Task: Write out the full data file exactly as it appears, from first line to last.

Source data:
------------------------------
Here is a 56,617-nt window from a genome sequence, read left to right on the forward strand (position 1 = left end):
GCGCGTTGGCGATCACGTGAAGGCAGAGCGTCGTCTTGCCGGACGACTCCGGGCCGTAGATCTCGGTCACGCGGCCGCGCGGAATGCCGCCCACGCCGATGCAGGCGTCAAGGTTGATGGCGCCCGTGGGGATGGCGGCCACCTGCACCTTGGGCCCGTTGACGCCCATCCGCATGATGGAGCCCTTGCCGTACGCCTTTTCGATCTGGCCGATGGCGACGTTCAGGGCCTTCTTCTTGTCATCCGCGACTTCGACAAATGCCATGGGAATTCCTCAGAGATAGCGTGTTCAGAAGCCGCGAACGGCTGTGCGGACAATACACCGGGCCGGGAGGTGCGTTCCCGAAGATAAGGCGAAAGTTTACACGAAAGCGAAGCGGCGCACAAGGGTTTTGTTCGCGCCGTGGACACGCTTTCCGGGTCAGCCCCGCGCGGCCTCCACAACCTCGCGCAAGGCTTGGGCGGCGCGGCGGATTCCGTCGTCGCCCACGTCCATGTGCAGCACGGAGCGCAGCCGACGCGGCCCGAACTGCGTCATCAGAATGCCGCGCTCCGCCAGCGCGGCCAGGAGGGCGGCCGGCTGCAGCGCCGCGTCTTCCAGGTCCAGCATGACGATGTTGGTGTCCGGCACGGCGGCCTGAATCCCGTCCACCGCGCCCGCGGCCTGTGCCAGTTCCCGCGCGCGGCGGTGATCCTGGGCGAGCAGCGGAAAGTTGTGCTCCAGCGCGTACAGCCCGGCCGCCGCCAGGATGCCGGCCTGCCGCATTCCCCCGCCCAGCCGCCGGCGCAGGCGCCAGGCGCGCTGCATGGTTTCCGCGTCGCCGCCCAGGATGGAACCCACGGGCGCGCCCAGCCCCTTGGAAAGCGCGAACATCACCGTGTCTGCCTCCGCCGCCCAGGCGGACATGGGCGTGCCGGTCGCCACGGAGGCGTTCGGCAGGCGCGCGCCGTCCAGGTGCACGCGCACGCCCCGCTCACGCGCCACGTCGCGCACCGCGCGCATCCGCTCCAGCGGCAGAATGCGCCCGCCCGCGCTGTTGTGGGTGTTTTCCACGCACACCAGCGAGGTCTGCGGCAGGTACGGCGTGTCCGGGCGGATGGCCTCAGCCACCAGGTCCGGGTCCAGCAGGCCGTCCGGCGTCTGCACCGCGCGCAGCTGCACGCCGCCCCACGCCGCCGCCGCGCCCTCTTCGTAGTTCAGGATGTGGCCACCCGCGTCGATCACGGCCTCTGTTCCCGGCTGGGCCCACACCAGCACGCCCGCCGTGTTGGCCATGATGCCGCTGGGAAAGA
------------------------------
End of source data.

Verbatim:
Here is a 56,617-nt window from a genome sequence, read left to right on the forward strand (position 1 = left end):
GCGCGTTGGCGATCACGTGAAGGCAGAGCGTCGTCTTGCCGGACGACTCCGGGCCGTAGATCTCGGTCACGCGGCCGCGCGGAATGCCGCCCACGCCGATGCAGGCGTCAAGGTTGATGGCGCCCGTGGGGATGGCGGCCACCTGCACCTTGGGCCCGTTGACGCCCATCCGCATGATGGAGCCCTTGCCGTACGCCTTTTCGATCTGGCCGATGGCGACGTTCAGGGCCTTCTTCTTGTCATCCGCGACTTCGACAAATGCCATGGGAATTCCTCAGAGATAGCGTGTTCAGAAGCCGCGAACGGCTGTGCGGACAATACACCGGGCCGGGAGGTGCGTTCCCGAAGATAAGGCGAAAGTTTACACGAAAGCGAAGCGGCGCACAAGGGTTTTGTTCGCGCCGTGGACACGCTTTCCGGGTCAGCCCCGCGCGGCCTCCACAACCTCGCGCAAGGCTTGGGCGGCGCGGCGGATTCCGTCGTCGCCCACGTCCATGTGCAGCACGGAGCGCAGCCGACGCGGCCCGAACTGCGTCATCAGAATGCCGCGCTCCGCCAGCGCGGCCAGGAGGGCGGCCGGCTGCAGCGCCGCGTCTTCCAGGTCCAGCATGACGATGTTGGTGTCCGGCACGGCGGCCTGAATCCCGTCCACCGCGCCCGCGGCCTGTGCCAGTTCCCGCGCGCGGCGGTGATCCTGGGCGAGCAGCGGAAAGTTGTGCTCCAGCGCGTACAGCCCGGCCGCCGCCAGGATGCCGGCCTGCCGCATTCCCCCGCCCAGCCGCCGGCGCAGGCGCCAGGCGCGCTGCATGGTTTCCGCGTCGCCGCCCAGGATGGAACCCACGGGCGCGCCCAGCCCCTTGGAAAGCGCGAACATCACCGTGTCTGCCTCCGCCGCCCAGGCGGACATGGGCGTGCCGGTCGCCACGGAGGCGTTCGGCAGGCGCGCGCCGTCCAGGTGCACGCGCACGCCCCGCTCACGCGCCACGTCGCGCACCGCGCGCATCCGCTCCAGCGGCAGAATGCGCCCGCCCGCGCTGTTGTGGGTGTTTTCCACGCACACCAGCGAGGTCTGCGGCAGGTACGGCGTGTCCGGGCGGATGGCCTCAGCCACCAGGTCCGGGTCCAGCAGGCCGTCCGGCGTCTGCACCGCGCGCAGCTGCACGCCGCCCCACGCCGCCGCCGCGCCCTCTTCGTAGTTCAGGATGTGGCCACCCGCGTCGATCACGGCCTCTGTTCCCGGCTGGGCCCACACCAGCACGCCCGCCGTGTTGGCCATGATGCCGCTGGGAAAGA